The Backster Effect: Are Plants Aware?

The Venus Fly Trap - Dionaea muscipula
The Venus Fly Trap – Dionaea muscipula

I would venture to say that every adult who might happen across this post has had some experience with lawn mowing.  That is to say that most everyone has observed or participated in the act of grass cutting; making it a common practise and experience in most cultures (though I admit this may be an example of 1st world chauvinism).

In any event, none (or at least very few) of those people would ever give a second thought to the potential pain and brutal destruction going on below their feet.  A grand act of herbicidal horror, genocide if you will, an act so heinous that, were it perpetrated against a conscious living being the culprit would be subject to the most capital of punishment and societal scorn.  But cutting the grass isn’t a crime, it isn’t murder (or aggravated assault?), and anyone who suggests otherwise should be facing the condescension of a psychiatric professional…or should they?

Cleve Backster

Well, I’ll tell you, there are quite a few people who might say that grass, or any plant for that matter is a feeling, emotional and communicative entity.  Known as plant perception or biocommunication, the idea that plants are sentient living beings is gaining support among the metaphysical / paranormal community.  And if this sounds strange to you, consider the common notion that plants respond to the human voice, and are nurtured by a daily dialogue.  I’m willing to bet there are many of you that talk to your plants on a regular basis.

The idea that plants respond to human interactions was first postulated by Dr. Gustav Theodor Fechner in 1848.  Fechner, an experimental psychologist, suggested that plants are capable of emotion and that one could promote healthy growth with talk, attention and affection.[1]  This idea remained largely untested until 1900, when Indian scientist Jagadish Chandra Bose found, through experimentation, that all plants have a form of a nervous system and will respond to electric shock by spasm.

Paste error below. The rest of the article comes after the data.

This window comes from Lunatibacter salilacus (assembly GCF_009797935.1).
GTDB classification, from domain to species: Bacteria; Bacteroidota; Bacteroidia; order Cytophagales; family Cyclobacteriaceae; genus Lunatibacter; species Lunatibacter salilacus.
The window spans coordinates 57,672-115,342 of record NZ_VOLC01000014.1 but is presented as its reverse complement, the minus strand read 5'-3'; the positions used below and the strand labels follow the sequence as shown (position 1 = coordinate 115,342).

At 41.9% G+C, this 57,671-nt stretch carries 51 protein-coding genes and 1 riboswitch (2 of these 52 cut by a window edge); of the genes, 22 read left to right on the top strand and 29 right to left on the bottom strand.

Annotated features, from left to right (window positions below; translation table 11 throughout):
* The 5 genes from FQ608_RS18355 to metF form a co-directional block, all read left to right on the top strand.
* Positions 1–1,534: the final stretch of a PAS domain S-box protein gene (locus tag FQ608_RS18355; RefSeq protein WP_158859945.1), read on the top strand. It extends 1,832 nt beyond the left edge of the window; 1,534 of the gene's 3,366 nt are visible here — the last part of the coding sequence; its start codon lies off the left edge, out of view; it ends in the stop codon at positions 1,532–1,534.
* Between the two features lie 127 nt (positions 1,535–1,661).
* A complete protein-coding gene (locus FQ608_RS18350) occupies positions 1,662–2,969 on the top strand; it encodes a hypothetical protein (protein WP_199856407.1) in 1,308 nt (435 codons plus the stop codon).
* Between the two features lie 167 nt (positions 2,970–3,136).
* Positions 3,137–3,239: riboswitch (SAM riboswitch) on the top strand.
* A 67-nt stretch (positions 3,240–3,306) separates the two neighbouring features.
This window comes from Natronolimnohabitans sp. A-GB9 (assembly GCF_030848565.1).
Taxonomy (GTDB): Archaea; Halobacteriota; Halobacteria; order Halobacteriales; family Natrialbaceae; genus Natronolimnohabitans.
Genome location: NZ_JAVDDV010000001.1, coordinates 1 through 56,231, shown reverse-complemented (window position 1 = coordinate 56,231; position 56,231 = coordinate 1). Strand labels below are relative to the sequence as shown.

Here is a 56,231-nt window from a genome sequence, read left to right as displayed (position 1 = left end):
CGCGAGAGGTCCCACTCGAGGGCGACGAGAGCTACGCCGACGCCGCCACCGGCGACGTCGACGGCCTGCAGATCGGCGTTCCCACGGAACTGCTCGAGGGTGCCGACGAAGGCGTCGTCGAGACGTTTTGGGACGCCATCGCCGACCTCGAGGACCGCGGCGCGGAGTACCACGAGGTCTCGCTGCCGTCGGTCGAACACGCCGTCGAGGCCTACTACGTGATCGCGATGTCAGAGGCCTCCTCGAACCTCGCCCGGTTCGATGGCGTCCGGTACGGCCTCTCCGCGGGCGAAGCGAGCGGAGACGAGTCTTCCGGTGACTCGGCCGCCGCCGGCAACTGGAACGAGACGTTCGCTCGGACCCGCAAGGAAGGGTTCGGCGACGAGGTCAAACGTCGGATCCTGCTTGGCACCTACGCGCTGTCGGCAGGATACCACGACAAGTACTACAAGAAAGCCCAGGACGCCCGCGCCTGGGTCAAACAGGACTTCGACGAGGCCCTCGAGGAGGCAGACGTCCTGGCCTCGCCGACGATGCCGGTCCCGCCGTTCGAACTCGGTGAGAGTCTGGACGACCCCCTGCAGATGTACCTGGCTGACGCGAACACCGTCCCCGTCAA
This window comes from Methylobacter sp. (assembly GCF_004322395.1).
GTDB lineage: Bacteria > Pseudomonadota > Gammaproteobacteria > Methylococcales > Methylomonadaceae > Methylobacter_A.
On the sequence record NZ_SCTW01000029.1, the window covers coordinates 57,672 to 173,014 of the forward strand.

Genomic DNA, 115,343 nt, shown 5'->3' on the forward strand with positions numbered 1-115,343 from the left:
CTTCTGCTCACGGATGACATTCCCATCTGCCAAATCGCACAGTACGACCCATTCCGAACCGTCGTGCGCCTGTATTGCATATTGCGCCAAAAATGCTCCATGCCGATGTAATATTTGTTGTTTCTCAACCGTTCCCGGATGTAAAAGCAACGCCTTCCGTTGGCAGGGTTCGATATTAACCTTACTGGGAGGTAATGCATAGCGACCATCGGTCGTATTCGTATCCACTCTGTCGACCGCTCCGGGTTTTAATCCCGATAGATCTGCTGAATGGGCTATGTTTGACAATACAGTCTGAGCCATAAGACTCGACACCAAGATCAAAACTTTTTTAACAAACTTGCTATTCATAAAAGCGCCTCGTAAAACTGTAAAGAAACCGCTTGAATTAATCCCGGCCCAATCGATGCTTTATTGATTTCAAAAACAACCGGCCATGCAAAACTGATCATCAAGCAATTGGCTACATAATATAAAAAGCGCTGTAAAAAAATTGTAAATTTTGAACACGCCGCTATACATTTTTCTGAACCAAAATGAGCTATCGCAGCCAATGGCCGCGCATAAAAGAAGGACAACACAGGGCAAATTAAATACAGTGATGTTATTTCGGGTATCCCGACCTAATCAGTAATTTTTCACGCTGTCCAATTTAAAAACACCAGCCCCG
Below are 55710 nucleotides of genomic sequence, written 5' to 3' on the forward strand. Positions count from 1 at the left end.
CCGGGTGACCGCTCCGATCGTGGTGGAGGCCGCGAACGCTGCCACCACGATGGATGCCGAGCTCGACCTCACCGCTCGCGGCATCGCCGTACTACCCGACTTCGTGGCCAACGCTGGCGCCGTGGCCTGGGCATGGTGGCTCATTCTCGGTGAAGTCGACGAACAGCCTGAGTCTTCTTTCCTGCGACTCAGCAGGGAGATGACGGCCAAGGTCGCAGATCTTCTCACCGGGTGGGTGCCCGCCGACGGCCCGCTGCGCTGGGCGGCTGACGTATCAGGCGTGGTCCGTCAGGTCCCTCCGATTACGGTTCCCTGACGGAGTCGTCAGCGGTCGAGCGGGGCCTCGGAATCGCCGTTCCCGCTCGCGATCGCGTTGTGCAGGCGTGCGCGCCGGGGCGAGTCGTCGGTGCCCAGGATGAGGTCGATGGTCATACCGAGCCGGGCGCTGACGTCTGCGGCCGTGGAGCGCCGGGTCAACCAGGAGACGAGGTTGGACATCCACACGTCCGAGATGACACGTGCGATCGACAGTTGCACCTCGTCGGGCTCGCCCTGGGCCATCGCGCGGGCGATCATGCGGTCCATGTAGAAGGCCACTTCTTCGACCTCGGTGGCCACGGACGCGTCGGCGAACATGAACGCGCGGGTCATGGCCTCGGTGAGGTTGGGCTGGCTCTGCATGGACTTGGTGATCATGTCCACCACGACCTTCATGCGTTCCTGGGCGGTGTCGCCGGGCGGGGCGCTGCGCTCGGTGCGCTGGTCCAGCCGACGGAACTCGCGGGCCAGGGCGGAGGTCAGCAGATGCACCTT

Support for this idea took some time to get off the ground though, until Cleve Backster, a CIA interrogation expert of all things, conducted experiments using a polygraph machine to measure bioelectrical responses in many types of plants.  Specifically, in February of 1966, Backster measured electrical resistance in the plant’s leaves which would change when the plant was watered.  He found that plants “…show a pattern typical of the response you get when you subject a human to emotional stimulation of short duration”.

dracaena-burnAs a result of his experiments, the idea that plants have a conscious awareness and capability to communicate with the world around them is now known as the Backster Effect.  Several books have been published expounding on the Backster Effect and expanding on the original hypothesis, such as The Secret Life of Plants by Tomkins and Bird.[2]  The effect was even tested by the inimitable Mysthbusters (Season 2, Episode 5, 2006), wherein they examined plants using a galvanometer (the main component of a polygraph machine).  They subjected plants to several real and imagined dangers, and even potential psychic influence, though they came up empty, finding no statistically relevant results.